Although psychodynamic psychotherapy is a broad term, at its core, it has three main characteristics. While it is important to work alongside your healthcare provider when trying to identify the best treatment option for you, being familiar with these characteristics can help you better understand if this is the appropriate form of therapy for you.
The three main characteristics of psychodynamic psychotherapy include:
Role of the Psychodynamic Therapist
Because psychodynamic therapy involves such an in-depth look at the mind and one’s mental processes, it is important to use care when researching the right therapist for you. This is someone who you will visit often for talk-based sessions, which is why it is so important to ensure that the therapist you choose for psychodynamic psychotherapy sessions is someone you feel comfortable with. It is also important to find someone who best represents the role that a therapist should fulfill.
Responsibilities of a Psychodynamic Therapist
Some of the key responsibilities and characteristics that make up the role of a successful psychodynamic therapist include:
Types of Psychodynamic Psychotherapy
Just like there are many types of psychotherapy in general, there are also several different types of psychodynamic psychotherapy. Different methods may prove more beneficial in treating different mental health conditions or better addressing specific mental health concerns.
The three main types of psychodynamic therapy are brief psychodynamic therapy, dynamic interpersonal therapy, and psychodynamic art and music therapies.
Brief Psychodynamic Therapy
Brief psychodynamic therapy is an accelerated approach to traditional psychodynamic therapy. When utilizing this method, it is believed that shorter increments of therapy will lead to more beneficial results compared to longer increments. Typically, this has to do with the duration of therapy itself and not with the time of each individual session.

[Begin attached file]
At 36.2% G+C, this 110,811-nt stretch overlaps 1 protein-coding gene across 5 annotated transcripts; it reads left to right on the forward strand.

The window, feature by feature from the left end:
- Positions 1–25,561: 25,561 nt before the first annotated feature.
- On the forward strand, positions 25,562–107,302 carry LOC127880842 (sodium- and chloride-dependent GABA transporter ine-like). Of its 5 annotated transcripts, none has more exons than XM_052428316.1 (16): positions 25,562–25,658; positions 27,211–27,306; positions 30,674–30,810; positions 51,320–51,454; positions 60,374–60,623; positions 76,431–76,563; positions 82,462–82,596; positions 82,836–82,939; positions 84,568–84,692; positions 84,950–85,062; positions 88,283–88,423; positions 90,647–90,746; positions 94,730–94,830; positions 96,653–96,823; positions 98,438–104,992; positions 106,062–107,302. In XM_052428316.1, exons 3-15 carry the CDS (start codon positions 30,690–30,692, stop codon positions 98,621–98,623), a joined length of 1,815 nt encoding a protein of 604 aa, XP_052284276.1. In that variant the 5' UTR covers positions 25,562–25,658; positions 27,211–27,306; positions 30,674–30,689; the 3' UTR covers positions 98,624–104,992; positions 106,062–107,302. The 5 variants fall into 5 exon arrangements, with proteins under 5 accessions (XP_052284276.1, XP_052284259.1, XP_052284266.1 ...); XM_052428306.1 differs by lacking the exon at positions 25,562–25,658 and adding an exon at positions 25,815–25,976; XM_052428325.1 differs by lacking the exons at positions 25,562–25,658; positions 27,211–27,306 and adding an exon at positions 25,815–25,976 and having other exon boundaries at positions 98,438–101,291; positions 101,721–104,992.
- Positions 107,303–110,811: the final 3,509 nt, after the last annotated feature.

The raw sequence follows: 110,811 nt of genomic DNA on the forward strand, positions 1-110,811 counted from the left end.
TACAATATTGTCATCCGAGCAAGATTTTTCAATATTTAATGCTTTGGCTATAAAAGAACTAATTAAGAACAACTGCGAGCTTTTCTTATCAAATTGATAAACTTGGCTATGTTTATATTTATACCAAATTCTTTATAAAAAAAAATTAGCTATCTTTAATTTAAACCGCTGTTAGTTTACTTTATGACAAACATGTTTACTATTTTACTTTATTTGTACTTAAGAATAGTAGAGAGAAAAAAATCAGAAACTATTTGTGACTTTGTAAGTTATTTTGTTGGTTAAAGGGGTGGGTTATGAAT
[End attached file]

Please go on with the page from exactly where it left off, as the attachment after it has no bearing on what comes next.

Dynamic Interpersonal Therapy (DIT)
Dynamic interpersonal therapy, also known as DIT, is a sixteen-session therapy format that utilizes the core principles of psychodynamic psychotherapy. It focuses on analyzing past experiences and the feelings they elicit in order to better understand the current state of the mind and how to approach future events.
Psychodynamic Art and Music Therapies
There are additional types of psychodynamic psychotherapies that utilize the benefits of both art and music. These are newer, more modern approaches to therapies that may better suit certain individuals.
Limitations to Psychodynamic Psychotherapy
Although psychodynamic psychotherapy can be a beneficial option for many people and conditions, like any form of therapy, it does have its limitations. One of the most notable is the fact that it may be less effective in treating certain conditions. This includes post-traumatic stress disorder (PTSD), obsessive-compulsive disorder (OCD), drug addiction, and psychosis.
Psychodynamic Psychotherapy at Ripple Ranch Recovery
If you or someone you know is interested in exploring the benefits of psychodynamic psychotherapy, Ripple Ranch Recovery is here to help. At Ripple Ranch Recovery, our highly-trained staff of compassionate healthcare professionals will help you to decide whether or not psychodynamic psychotherapy is the appropriate treatment option for you.
In the case that your concern falls outside the limits of this form of therapy, our staff is ready to guide you to find the right therapy options. Contact Ripple Ranch Recovery today for any questions about your therapy options.